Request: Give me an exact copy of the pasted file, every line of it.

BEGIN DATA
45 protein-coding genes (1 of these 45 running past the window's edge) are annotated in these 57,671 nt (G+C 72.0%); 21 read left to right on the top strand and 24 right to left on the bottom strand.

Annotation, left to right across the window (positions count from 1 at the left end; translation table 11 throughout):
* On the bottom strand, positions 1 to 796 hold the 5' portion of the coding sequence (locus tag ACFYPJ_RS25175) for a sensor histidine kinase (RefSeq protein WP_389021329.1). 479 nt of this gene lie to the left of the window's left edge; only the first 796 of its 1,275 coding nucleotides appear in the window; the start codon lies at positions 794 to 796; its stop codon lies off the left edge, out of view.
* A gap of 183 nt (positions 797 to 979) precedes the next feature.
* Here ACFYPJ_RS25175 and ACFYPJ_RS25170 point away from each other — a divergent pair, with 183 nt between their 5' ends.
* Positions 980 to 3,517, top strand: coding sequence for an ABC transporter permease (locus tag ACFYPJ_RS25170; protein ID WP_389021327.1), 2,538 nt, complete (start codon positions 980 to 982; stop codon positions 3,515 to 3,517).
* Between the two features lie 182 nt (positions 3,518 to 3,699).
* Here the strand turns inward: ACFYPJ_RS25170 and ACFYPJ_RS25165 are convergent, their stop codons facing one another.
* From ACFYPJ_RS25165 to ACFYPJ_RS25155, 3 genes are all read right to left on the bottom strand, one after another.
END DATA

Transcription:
45 protein-coding genes (1 of these 45 running past the window's edge) are annotated in these 57,671 nt (G+C 72.0%); 21 read left to right on the top strand and 24 right to left on the bottom strand.

Annotation, left to right across the window (positions count from 1 at the left end; translation table 11 throughout):
* On the bottom strand, positions 1 to 796 hold the 5' portion of the coding sequence (locus tag ACFYPJ_RS25175) for a sensor histidine kinase (RefSeq protein WP_389021329.1). 479 nt of this gene lie to the left of the window's left edge; only the first 796 of its 1,275 coding nucleotides appear in the window; the start codon lies at positions 794 to 796; its stop codon lies off the left edge, out of view.
* A gap of 183 nt (positions 797 to 979) precedes the next feature.
* Here ACFYPJ_RS25175 and ACFYPJ_RS25170 point away from each other — a divergent pair, with 183 nt between their 5' ends.
* Positions 980 to 3,517, top strand: coding sequence for an ABC transporter permease (locus tag ACFYPJ_RS25170; protein ID WP_389021327.1), 2,538 nt, complete (start codon positions 980 to 982; stop codon positions 3,515 to 3,517).
* Between the two features lie 182 nt (positions 3,518 to 3,699).
* Here the strand turns inward: ACFYPJ_RS25170 and ACFYPJ_RS25165 are convergent, their stop codons facing one another.
* From ACFYPJ_RS25165 to ACFYPJ_RS25155, 3 genes are all read right to left on the bottom strand, one after another.